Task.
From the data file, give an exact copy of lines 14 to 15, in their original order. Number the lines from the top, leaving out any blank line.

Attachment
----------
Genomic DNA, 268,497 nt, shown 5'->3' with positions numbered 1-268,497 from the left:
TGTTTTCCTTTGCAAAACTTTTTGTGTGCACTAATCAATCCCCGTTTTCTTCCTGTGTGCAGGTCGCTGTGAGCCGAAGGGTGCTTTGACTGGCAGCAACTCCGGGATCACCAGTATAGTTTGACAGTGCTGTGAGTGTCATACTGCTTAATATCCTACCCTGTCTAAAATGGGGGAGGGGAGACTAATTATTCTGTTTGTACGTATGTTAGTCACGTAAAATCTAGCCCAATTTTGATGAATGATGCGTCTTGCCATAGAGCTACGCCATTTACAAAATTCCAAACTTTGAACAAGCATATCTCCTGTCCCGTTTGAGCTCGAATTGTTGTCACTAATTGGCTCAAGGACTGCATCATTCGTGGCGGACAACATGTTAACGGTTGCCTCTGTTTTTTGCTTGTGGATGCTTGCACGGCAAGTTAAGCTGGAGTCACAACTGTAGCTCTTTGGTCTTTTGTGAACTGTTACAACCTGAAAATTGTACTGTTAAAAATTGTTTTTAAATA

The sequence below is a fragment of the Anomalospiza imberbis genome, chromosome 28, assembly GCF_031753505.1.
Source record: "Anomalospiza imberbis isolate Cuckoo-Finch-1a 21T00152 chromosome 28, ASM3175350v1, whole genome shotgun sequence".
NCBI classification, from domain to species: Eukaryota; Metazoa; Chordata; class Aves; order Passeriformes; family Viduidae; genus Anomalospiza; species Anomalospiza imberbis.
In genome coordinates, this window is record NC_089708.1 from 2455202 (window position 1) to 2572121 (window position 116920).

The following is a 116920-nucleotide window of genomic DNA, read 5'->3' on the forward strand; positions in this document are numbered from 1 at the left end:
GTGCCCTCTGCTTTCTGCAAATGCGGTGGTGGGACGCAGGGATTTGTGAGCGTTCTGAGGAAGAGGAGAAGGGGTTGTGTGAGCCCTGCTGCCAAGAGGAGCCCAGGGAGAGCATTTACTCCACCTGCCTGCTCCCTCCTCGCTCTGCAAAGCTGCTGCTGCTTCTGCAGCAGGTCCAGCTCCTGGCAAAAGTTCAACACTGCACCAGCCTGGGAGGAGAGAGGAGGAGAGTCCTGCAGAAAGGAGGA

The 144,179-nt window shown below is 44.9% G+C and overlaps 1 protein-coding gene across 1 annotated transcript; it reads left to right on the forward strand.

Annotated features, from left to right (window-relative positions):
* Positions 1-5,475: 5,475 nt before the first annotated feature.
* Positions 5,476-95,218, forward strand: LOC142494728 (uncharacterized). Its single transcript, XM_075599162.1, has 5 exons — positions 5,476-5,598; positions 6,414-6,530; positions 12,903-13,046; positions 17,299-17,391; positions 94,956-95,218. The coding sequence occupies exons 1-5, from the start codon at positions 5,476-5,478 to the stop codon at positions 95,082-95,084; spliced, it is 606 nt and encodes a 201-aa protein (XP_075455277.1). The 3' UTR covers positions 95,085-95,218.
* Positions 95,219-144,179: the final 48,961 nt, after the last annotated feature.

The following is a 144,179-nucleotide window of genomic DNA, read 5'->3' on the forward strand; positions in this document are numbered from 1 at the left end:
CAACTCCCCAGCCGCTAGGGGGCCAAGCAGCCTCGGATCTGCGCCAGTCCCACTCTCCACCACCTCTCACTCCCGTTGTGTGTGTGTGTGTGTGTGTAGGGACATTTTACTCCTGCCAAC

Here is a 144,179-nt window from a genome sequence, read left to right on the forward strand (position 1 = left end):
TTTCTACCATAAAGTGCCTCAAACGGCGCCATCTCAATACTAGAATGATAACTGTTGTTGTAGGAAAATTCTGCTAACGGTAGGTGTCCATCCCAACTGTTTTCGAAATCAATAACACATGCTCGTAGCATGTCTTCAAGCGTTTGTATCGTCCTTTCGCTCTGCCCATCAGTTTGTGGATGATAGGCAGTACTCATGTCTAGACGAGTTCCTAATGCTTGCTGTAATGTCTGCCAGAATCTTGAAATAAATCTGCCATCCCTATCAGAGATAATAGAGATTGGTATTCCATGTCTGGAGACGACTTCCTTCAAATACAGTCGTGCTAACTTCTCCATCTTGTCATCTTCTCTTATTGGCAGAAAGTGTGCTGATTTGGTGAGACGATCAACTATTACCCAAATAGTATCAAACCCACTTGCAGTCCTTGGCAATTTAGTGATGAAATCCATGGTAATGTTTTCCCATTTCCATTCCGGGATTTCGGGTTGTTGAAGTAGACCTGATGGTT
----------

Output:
The following is a 144,179-nucleotide window of genomic DNA, read 5'->3' on the forward strand; positions in this document are numbered from 1 at the left end:
CAACTCCCCAGCCGCTAGGGGGCCAAGCAGCCTCGGATCTGCGCCAGTCCCACTCTCCACCACCTCTCACTCCCGTTGTGTGTGTGTGTGTGTGTGTAGGGACATTTTACTCCTGCCAAC